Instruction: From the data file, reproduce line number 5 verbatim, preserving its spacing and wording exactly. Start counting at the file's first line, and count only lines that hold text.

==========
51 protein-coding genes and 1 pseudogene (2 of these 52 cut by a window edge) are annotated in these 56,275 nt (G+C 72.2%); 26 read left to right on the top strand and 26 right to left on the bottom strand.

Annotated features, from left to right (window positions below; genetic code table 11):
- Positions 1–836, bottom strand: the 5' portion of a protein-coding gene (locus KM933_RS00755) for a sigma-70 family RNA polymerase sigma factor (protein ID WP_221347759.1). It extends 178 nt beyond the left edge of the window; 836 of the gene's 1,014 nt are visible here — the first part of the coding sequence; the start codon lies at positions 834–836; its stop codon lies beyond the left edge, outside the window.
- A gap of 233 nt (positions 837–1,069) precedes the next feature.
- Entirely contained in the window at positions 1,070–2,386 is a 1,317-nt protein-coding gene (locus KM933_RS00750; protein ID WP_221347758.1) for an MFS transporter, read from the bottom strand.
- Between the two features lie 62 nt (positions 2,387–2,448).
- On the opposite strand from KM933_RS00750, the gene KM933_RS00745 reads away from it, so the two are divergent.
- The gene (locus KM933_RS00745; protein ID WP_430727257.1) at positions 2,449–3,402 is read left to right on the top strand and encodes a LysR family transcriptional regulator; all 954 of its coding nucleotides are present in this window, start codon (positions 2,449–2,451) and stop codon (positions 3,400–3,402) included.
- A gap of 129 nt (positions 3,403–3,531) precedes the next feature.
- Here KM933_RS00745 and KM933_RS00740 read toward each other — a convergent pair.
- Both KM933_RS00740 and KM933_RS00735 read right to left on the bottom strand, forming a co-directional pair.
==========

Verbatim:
- Entirely contained in the window at positions 1,070–2,386 is a 1,317-nt protein-coding gene (locus KM933_RS00750; protein ID WP_221347758.1) for an MFS transporter, read from the bottom strand.